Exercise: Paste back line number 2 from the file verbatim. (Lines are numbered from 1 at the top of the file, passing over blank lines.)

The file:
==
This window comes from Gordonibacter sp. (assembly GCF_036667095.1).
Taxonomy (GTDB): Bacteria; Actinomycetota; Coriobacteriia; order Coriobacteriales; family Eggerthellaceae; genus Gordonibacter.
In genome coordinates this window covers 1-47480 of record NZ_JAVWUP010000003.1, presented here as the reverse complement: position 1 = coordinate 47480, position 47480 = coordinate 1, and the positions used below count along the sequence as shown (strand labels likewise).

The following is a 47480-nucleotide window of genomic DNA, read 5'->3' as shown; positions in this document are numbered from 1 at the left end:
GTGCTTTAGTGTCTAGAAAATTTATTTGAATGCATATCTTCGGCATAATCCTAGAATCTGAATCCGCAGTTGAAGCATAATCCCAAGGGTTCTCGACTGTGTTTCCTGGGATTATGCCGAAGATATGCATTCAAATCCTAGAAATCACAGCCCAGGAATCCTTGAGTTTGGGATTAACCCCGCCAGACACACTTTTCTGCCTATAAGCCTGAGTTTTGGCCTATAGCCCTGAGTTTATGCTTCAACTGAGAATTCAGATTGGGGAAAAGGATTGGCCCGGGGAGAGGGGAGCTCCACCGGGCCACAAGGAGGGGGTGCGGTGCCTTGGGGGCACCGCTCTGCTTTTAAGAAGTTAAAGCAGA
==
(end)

Taxonomy (GTDB): Bacteria; Actinomycetota; Coriobacteriia; order Coriobacteriales; family Eggerthellaceae; genus Gordonibacter.